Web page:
First ever Korean class

So after many months of not really studying Korean (despite what it looks like on my blog, I rarely pick up a textbook and study. Almost everything I write about comes from random one-off things I read in Korean.) I decided what I really needed was external motivation to take my skill to the next level.

SO! I signed up for Advanced Korean classes at San Jose Language Center. I really feel like I struck gold here because it’s incredibly close to where I live and it’s a language school designed for adults – which means all classes are after working hours.


There are only two other students in the class and they’re both of Korean heritage. At first, the instructor said she was worried when she saw me (clearly not of Korean heritage) on her roster but we conversed for a bit, and then afterward, she said I might actually be too advanced for the class. Welp?

Either way, I was really nervous about taking an actual class for Korean that’s also completely taught in Korean. In my 7-ish years of learning the language, this was the first time I’d ever taken a class in a formal setting. I also hadn’t actually had a conversation in spoken Korean since my first trip to Seoul about 2.5 years ago.

I had my first class last Friday and… it was really, really great. Yes, I’m fairly familiar with all of the grammar we’re supposed to cover over the next seven weeks, but I’m getting so much more value than that out of this class.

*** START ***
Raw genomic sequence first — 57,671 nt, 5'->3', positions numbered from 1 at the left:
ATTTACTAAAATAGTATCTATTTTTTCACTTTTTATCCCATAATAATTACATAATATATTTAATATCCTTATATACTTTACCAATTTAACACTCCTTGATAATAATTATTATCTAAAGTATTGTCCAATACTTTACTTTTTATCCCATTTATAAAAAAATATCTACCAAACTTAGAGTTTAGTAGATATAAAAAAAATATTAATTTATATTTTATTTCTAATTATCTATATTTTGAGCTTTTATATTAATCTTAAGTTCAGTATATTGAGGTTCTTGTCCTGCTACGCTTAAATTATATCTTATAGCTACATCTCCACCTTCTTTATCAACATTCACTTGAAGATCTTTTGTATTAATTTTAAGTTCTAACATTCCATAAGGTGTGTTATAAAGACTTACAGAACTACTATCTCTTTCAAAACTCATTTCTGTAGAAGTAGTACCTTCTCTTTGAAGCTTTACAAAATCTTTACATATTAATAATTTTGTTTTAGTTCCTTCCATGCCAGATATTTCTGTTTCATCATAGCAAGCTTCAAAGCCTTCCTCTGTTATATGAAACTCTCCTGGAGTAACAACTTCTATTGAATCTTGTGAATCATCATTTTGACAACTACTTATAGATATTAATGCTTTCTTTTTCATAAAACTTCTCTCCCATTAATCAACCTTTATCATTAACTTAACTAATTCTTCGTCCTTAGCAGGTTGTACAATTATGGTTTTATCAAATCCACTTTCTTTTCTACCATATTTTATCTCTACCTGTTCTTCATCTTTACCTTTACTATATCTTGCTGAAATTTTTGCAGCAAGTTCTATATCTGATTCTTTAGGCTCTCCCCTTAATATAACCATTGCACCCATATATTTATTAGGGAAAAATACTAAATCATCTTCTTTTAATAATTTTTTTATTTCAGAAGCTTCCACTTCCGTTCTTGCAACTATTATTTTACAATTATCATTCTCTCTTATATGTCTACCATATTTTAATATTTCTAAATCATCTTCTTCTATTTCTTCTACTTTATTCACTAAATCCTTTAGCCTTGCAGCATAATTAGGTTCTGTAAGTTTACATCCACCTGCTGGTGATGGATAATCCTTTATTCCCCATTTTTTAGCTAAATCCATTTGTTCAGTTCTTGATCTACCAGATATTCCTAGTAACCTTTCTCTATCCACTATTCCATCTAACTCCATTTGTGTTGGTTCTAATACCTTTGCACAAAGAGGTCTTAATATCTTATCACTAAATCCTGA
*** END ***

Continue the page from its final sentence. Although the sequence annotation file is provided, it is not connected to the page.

• Speaking practice: This is a huge one. Since there are only two other students and the instructor, we get to converse a lot amongst ourselves. I’m finally getting some very much needed speaking practice.
  • Proverbs: Yeah, I’m pretty terrible at learning proverbs. I’ll look them up and then immediately forget them. I think learning proverbs and idioms in a classroom – especially in one this small – will be really effective because of all the practice we do with each other.
  • Nuance: In the first class, we covered three different ways to express reason or cause: -느라고, -는 바람에, -고 해서. Though I’m familiar with all three, the instructor provided a lot of insight into the nuances of each and the different types of situations each one would be appropriate for.
  • New friends: Yay new IRL language friends!
  • Expert knowledge: I’m so used to researching/looking up all the questions I have about Korean grammar or vocabulary on my own that it’s incredible to be able to just ask the teacher when I don’t know something.
  • TOPIK prep: Because I hate reviewing TOPIK papers on my own. And (as with any kind of test prep) there are tricks that can help you master certain types of questions that are just not covered in textbooks.
  • Accountability: This is really the main reason why I wanted to take a class – so I’d be forced to study, do homework, review… or else be forever shamed in front of my teacher and peers, heh. Already since my first class, I’ve spent more time reviewing grammar/vocab in the past several days than I have in months. And by the time the course ends, I’m hoping that I will have developed a daily cadence for studying Korean that I will continue to follow.

I’m a huge proponent of self-studying languages and I always will be. If you have the drive and you can find the right resources, I think you can go far studying on your own. But I’ve come to realize (not just regarding language learning, but also other things), if you feel stuck in some part of your life, figuring out a way to shake things up really helps. I realized that I just wasn’t motivating myself to study Korean even though I really want to get better in the language (yay for the 욕심 coming back); getting myself into a classroom setting was the right way to kick my brain in gear.

Q&A: How to start learning Korean